Co-production in lockdown
Featured article -
22 June 2020
By Patrick Wood, SCIE Co-production, Equalities and Human Rights Steering Group Member
It’s never been more important for people to come together and do what they can to respond to the challenges presented by a worldwide catastrophe that can appear to be insurmountable, and it’s never been more difficult to do this.
One of the problems associated with an emergency response is that issues that are deemed to be peripheral fall by the wayside. Most people don’t get to decide what’s essential or important. Most people remain subject to the conclusions reached by decision makers, whose motivations might be informed by considerations that act against the interests of communities, and which result in further damage being done to groups which are already hard done by.
- SCIE: COVID-19 advice for social care
- Co-production Week 6-10 July 2020
- SUST Sheffield: Trainers and consultants with lived experience of mental health problems.
The arbitrary diktats of decision makers are not necessarily malevolent and uncaring, but their consequences can be felt as if they were. The manifold achievements of movements for social change have made the world a better place for many of us, but they are yet to radically alter the status quo, which remains intact to further the cause of vested interests. We might be all in it together, but some of us are in it more deeply than others.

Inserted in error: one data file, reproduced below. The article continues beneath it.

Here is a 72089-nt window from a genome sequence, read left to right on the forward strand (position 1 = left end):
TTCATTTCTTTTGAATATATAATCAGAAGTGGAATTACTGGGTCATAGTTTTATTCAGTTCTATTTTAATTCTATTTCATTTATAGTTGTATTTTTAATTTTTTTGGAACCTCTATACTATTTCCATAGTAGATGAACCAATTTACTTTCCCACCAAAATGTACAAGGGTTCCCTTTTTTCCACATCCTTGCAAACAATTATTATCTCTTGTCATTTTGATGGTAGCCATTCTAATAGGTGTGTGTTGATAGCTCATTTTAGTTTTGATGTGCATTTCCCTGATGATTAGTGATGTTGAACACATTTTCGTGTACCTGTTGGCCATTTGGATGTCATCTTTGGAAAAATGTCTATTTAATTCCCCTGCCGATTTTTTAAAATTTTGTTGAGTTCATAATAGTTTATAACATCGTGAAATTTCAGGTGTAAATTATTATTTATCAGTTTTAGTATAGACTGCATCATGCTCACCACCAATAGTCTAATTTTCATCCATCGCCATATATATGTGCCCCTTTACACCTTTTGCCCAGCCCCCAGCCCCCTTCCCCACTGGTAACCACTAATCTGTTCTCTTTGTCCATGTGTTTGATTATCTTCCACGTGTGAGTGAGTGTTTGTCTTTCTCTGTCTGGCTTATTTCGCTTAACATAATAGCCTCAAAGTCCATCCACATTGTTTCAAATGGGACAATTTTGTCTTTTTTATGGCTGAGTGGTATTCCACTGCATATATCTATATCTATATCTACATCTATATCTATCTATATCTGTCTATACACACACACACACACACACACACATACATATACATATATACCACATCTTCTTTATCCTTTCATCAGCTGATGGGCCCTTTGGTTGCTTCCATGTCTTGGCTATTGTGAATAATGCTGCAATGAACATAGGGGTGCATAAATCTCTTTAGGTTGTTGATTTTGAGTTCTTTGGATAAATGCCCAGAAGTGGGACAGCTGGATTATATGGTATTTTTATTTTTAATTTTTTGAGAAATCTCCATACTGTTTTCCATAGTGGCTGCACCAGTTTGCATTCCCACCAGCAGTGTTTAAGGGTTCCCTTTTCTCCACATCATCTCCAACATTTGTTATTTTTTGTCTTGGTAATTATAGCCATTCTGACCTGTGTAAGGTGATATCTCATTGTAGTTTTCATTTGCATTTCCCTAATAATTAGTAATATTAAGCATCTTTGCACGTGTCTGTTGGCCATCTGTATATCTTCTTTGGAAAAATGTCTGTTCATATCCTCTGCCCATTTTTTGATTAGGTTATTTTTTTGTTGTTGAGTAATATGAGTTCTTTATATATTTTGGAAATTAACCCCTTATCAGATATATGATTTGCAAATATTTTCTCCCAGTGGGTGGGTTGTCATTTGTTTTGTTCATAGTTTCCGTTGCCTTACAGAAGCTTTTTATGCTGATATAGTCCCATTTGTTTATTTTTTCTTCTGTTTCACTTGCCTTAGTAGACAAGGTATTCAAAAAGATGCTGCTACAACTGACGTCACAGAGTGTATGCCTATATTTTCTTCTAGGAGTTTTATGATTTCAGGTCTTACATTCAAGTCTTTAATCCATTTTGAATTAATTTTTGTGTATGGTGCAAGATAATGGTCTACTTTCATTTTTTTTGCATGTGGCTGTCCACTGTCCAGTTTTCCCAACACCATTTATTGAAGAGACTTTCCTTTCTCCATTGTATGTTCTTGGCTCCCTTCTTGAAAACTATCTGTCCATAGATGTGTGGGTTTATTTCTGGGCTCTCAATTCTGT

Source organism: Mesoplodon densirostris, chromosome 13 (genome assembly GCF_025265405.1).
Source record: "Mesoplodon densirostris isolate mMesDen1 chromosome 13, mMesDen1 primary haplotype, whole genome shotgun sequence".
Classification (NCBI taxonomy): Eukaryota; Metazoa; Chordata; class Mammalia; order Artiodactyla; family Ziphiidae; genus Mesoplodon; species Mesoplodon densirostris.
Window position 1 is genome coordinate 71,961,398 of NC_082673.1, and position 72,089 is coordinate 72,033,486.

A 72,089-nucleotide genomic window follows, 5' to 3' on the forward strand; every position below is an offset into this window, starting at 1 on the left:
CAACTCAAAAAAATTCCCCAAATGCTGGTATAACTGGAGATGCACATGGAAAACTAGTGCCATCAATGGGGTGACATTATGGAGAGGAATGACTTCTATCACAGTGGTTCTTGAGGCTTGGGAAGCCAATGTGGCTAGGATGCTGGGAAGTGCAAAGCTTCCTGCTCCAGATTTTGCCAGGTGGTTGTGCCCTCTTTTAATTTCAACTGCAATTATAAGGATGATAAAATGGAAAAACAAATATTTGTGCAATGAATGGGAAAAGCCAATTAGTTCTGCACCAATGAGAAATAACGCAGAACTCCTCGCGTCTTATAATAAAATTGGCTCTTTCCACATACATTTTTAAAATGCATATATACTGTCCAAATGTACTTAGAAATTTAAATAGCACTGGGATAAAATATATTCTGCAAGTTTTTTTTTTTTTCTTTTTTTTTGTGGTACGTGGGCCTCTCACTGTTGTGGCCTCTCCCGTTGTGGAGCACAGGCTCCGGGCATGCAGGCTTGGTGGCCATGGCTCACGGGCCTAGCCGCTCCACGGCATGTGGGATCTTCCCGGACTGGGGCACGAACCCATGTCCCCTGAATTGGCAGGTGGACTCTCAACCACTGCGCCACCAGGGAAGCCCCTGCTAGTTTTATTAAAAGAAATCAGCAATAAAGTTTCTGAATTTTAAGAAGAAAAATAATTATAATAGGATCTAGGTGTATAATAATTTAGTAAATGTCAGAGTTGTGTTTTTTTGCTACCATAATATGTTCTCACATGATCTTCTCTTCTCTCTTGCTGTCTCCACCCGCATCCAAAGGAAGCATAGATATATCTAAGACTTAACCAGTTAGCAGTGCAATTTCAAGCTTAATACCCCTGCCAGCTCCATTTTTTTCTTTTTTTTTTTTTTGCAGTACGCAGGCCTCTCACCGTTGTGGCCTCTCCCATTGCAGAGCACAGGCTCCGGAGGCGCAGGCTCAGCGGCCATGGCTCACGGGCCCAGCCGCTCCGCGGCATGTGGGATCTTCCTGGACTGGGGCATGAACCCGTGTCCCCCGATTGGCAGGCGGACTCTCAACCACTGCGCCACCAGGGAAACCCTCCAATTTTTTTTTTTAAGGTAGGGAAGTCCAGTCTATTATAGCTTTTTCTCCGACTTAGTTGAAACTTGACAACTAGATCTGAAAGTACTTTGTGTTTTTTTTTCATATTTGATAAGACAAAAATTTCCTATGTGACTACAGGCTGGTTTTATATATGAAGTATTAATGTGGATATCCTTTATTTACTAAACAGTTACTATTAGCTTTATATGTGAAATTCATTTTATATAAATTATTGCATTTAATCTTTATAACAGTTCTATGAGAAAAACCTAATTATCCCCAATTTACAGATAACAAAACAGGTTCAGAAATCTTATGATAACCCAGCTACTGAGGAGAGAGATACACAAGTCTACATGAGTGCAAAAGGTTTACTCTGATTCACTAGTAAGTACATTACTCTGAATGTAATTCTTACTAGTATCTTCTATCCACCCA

One of the consequences of the response from health and social care organisations to the emergence of COVID-19 has been to side-line ideas like co-production, to treat them as luxuries that can be explored at leisure once more important and pressing demands have been dealt with. This approach represents a form of paternalism that is diametrically opposed to the values that underpin co-production.
I do not doubt that including people with lived experience of a range of disabilities would have resulted in a better response to the suffering caused by the pandemic. Fewer people would have died and more people would have flourished.
The task facing co-production activists who are grounded in their commitment to fighting for the rights of disabled people is to find new ways of working together with the aim of making the idea of ‘Nothing about us without us’ a living reality.
And the duty of decision makers is to act on what we say.